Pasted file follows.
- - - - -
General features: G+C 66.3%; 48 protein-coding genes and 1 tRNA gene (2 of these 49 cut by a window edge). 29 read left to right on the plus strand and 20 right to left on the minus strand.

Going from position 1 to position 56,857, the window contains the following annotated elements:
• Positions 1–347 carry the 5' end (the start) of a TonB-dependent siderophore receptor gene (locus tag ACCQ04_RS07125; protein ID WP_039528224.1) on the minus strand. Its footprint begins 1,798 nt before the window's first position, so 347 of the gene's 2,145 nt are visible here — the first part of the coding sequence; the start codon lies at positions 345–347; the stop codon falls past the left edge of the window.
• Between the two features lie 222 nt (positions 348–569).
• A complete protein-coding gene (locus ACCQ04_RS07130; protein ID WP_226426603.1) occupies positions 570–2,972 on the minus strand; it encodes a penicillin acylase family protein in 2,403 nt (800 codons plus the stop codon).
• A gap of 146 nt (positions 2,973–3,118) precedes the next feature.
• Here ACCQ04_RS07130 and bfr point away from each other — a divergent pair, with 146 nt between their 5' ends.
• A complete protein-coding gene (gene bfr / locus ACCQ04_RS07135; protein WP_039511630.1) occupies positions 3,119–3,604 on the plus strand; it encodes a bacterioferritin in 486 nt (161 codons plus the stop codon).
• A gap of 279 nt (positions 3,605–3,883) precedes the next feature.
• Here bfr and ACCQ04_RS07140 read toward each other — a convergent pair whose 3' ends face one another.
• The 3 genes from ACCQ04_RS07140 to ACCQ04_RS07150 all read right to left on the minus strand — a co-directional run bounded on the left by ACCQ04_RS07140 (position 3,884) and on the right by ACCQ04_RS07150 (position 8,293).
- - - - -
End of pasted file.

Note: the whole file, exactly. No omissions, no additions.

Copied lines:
General features: G+C 66.3%; 48 protein-coding genes and 1 tRNA gene (2 of these 49 cut by a window edge). 29 read left to right on the plus strand and 20 right to left on the minus strand.

Going from position 1 to position 56,857, the window contains the following annotated elements:
• Positions 1–347 carry the 5' end (the start) of a TonB-dependent siderophore receptor gene (locus tag ACCQ04_RS07125; protein ID WP_039528224.1) on the minus strand. Its footprint begins 1,798 nt before the window's first position, so 347 of the gene's 2,145 nt are visible here — the first part of the coding sequence; the start codon lies at positions 345–347; the stop codon falls past the left edge of the window.
• Between the two features lie 222 nt (positions 348–569).
• A complete protein-coding gene (locus ACCQ04_RS07130; protein ID WP_226426603.1) occupies positions 570–2,972 on the minus strand; it encodes a penicillin acylase family protein in 2,403 nt (800 codons plus the stop codon).
• A gap of 146 nt (positions 2,973–3,118) precedes the next feature.
• Here ACCQ04_RS07130 and bfr point away from each other — a divergent pair, with 146 nt between their 5' ends.
• A complete protein-coding gene (gene bfr / locus ACCQ04_RS07135; protein WP_039511630.1) occupies positions 3,119–3,604 on the plus strand; it encodes a bacterioferritin in 486 nt (161 codons plus the stop codon).
• A gap of 279 nt (positions 3,605–3,883) precedes the next feature.
• Here bfr and ACCQ04_RS07140 read toward each other — a convergent pair whose 3' ends face one another.
• The 3 genes from ACCQ04_RS07140 to ACCQ04_RS07150 all read right to left on the minus strand — a co-directional run bounded on the left by ACCQ04_RS07140 (position 3,884) and on the right by ACCQ04_RS07150 (position 8,293).